The act of reading ... begins on a flat surface, counter or page, and then gets stirred and chopped and blended until what we make, in the end, is a dish, or story, all our own.
— Adam Gopnik
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December 8, 2015
The Improbability of Love
If I were going to read a just-published novel about a penniless chef who spends 75 pounds on a dusty old painting in a junk shop as a birthday present for a man she has just met, who then stands her up, and her alcoholic mother, and the art historian who dismisses the painting as a fake, but hires Annie to create a fantasy dinner for her 60th birthday, because Annie has, improbably, created a Caravaggio-themed dinner for her employers, renowned and imperious art dealers who usually only allow her to cook steamed fish and stewed apples, and who are grappling with a horrible secret that, improbably, has something to do with Annie's painting, and a flamboyant elderly man-about-town who dresses like Elton John and makes his living by advising exiled Russian billionaires how to live in London, and an impoverished earl who is about to lose his desperately-needed day job as the head of a London auction house, and the handsome young museum guide who paints at night, and cooks, and falls for Annie, and rescues her, improbably, when something terrible (and improbable) happens, in the kind of novel where a whole chunk of the plot is just skipped over, and the ending just gets kind of silly, not to mention a full-of-itself painting, by Watteau, that is one of the book's most annoying characters, I'm glad that it was this one, because it was really a lot of escapist fun. :)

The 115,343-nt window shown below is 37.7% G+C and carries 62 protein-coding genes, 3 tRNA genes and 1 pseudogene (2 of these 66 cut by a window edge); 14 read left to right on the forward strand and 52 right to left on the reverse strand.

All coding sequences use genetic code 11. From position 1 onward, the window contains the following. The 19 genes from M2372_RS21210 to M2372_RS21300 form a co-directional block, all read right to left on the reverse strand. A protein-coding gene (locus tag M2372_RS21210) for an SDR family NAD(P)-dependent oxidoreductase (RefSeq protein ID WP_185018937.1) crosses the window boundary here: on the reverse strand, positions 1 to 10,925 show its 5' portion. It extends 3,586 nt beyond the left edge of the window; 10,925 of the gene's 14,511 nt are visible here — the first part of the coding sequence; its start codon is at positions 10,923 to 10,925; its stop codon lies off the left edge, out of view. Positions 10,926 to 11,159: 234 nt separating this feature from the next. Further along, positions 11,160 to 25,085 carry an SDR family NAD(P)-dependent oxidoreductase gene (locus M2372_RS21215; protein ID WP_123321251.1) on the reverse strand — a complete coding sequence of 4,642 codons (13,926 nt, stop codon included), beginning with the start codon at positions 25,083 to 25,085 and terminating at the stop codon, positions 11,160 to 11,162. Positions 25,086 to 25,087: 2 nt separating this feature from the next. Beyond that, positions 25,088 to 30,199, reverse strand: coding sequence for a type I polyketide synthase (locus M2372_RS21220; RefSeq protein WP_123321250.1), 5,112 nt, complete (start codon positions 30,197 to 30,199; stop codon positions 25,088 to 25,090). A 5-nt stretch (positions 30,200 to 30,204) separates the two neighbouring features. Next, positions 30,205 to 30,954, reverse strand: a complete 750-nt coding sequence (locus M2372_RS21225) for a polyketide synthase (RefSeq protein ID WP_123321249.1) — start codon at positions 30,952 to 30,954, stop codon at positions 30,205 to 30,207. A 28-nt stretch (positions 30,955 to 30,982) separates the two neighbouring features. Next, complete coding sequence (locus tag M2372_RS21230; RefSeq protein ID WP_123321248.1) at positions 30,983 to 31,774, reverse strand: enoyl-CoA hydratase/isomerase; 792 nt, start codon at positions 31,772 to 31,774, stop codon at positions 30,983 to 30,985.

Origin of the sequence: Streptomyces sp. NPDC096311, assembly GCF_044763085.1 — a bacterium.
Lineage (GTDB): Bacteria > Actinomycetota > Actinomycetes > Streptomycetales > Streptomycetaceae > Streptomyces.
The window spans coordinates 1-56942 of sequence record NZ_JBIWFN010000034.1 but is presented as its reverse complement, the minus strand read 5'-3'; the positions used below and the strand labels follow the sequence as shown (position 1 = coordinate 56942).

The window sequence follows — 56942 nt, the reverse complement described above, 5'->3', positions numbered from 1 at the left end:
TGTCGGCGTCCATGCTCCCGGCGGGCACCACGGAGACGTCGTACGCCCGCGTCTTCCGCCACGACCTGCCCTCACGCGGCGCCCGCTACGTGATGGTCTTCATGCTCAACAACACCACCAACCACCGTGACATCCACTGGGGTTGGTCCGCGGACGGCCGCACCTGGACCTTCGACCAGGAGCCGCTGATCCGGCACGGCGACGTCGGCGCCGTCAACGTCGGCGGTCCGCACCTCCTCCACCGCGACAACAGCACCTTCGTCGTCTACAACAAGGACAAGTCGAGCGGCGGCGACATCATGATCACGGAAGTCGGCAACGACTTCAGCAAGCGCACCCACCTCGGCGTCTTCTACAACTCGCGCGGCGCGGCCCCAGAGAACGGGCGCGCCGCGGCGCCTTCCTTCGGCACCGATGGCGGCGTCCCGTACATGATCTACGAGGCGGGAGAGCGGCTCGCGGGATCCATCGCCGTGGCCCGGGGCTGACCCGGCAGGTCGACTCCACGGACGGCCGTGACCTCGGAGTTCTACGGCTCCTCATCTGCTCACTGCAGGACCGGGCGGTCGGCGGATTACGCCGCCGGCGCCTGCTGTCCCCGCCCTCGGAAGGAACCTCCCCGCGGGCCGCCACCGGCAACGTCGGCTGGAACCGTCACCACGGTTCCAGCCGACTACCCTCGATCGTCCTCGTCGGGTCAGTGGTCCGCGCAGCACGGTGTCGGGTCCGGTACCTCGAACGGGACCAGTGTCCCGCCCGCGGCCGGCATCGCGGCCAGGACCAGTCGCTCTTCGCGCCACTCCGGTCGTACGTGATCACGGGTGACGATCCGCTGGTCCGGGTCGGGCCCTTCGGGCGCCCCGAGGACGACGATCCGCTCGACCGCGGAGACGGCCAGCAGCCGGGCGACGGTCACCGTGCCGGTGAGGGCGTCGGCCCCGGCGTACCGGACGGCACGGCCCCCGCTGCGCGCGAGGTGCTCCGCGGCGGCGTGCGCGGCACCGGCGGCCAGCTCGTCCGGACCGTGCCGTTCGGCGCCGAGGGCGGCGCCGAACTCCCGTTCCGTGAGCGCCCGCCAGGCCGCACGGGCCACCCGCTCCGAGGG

Noted under: Fiction
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